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Nicholas Callan: The Experimental Churchman-Scientist. 4 Lessons for Innovators

Known for his invention of the induction coil in 1836, from his intellectual journey we can learn four lessons

Nicholas Callan.

Churchman Nicholas Callan is known for his invention of the induction coil in 1836. Father Callan is one of the many ‘Polymaths’– multifaceted personalities who gave a unique imprint to the Renaissance– starting with those who were active in the Florence of the Medici. There are four lessons that we can learn from his intellectual journey.

1. Adjacent ideas ignite a process of accretion

Creative power emerges when different disciplines collide, an idea exemplified by the sayings:  ‘Innovation is a body contact sport’; ‘one door leads to another door’. One can move around in the spaces adjacent to one’s own domain. In such a way, Nicholas Callan invented the induction coil. This was the result of combining two adjacent ideas: the discovery in 1831 of electromagnetic induction by physicist and chemist Michael Faraday, and the electromagnet invented in 1825 by physicist William Sturgeon. Adjacent psychological spaces may give rise to physical spaces that are sources of unlikely combinations. As Christina van Houten (Adjacent Innovation – Unlikely Connections That Move Our World, Diginomica, 2016) tells us, the concentration on the island of Murano of Venetian glass craftsmen turned out to be an “inadvertent creation of a colony of highly-skilled glassmakers”. Socializing in the neighborhood cultural space could lead to a “sole mode of thought” syndrome of loyalty to the scientific community or industrial district to which one belongs. Those who espouse anti-discipline move into wide and white (uncontaminated) spaces.

2. Anti-discipline generates creative tensions

Anti-discipline is a method that breaks down the barriers separating disciplines and specializations. As the Reverend Patrick McLaughlin relates, in early nineteenth-century Europe an educational process embracing such a method was initiated by St. Patrick’s College. Each student, without exception, undertook a wide range of studies that included, in addition to Theology: Humanities, Rhetoric, Belles Lettres, Logic, Mathematics and Physics. Physics was studied under the guidance of the Professor of Natural Philosophy (as Physics was then known). Subsequently, however, universities tended towards over-specialization, with its associated psychological walls, which has only recently been seriously questioned by the Harvard biologist Edward O. in his essay On Human Nature (Cambridge, MA: Harvard University Press, 1978). Wilson saw anti-discipline as an “adversarial relation that often exists when fields of study at adjacent levels of organization first begin to interact” and generate creative tensions.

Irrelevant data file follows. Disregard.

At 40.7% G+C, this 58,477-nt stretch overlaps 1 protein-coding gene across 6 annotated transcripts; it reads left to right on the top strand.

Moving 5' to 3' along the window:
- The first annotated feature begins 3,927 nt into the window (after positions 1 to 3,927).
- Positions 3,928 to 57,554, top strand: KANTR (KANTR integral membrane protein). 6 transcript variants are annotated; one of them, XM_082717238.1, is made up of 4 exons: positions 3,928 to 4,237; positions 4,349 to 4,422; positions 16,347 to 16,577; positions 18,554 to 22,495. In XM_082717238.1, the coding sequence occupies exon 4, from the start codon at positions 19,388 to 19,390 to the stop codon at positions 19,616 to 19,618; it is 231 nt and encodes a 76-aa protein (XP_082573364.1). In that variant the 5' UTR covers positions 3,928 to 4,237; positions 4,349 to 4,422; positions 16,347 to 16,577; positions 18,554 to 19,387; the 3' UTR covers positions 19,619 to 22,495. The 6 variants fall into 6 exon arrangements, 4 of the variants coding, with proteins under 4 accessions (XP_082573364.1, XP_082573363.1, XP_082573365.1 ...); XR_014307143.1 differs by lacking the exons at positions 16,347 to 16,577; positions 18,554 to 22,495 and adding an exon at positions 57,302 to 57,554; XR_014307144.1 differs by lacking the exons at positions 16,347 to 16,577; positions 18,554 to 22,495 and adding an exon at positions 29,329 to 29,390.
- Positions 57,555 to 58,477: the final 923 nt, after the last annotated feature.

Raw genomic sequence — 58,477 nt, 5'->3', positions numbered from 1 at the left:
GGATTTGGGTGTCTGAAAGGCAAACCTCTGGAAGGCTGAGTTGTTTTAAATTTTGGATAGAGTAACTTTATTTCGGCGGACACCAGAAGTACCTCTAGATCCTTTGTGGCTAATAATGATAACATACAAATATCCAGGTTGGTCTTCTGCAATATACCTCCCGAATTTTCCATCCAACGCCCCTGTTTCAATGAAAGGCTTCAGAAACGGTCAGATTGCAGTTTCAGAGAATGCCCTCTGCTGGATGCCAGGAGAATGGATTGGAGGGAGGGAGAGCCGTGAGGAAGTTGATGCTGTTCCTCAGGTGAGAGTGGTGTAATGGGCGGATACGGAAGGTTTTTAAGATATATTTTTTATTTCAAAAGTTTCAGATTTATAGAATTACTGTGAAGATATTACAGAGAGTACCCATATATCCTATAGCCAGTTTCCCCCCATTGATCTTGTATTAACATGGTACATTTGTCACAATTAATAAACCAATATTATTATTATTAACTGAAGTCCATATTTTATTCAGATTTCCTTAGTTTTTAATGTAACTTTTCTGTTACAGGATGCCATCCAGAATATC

3. Exploration knows no bounds, whether physical or mental

Educational institutions that do not raise barriers between the Humanists and Scientists open the minds of their students. Father Callan studied at St. Patrick’s College, Maynooth – the National Catholic Seminary of Ireland- founded in 1795. In his third year, the Seminary allowed him to advance into the field of natural and experimental philosophy.

Having broken down disciplinary barriers, Callan crossed geographical boundaries. Ordained a priest in 1823, he went to Rome to complete his theological studies at Sapienza University. In 1826, Callan obtained a doctorate in divinity.

There are productive analogies between different specialized fields. A mind empty of preconceived ideas and a knowledge nomad, Father Callan was a curious person who informed himself and shared knowledge in conversation. In Rome, he became acquainted with the work of two pioneers in electricity, Luigi Galvani and Alessandro Volta. So, let’s move on to the fourth lesson.

4. Conversation expands knowledge

The birth of highly transformative ideas is shortened by the quality of conversation in the space of mindedness.

The Age of Conversation had its cradle in Paris between the 17th and 18th centuries. Yet, that Age at the crossroads between the Scientific Revolution with its two great agitators, Galileo and Newton, and the Enlightenment, symbolized by the Encyclopédie under the direction of Diderot and D’Alembert, is not the exclusive prerogative of Europe, with France and England contending for the primacy.

On the other side of the Atlantic, Benjamin Franklin was committed to cultivating a fertile ground of conversation from which the creative spark of the First Industrial Revolution emerged.

From the past to the present, there are four critical components of the conversation aimed at expanding human knowledge:

• Bringing out the cleverness of others (Jean de La Bruyère, 1645-1696).

• Humble inquiry: asking instead of telling (Benjamin Franklin, 1706-1790).

• Full-fledged serendipity process (EU Open Innovation Strategy and Policy Group, 2007; see https://ec.europa.eu/digital-single- market/en/open-innovation-strategy-and-policy-group).

• Forcing curiosity into a field that promises greater advances  (Global Thinkers Forum, 2017; see http://www.globalthinkers- forum.org).

Nicholas Callan’s four lessons tell us that this is the time when Homines Novi, the ‘New Men’, enter the picture – people who did not immediately assume that something radically new could not be accomplished. Paraphrasing “Etiam si omnes . . . ego non” from Saint Matthew’s Gospel (26:33, 35), “Even if all others follow the knowledge, we will not”, Homines Novi do not abandon creativity which eludes the captors of knowledge, and add to it conviction, without which the path on which they have set out would not be viable.

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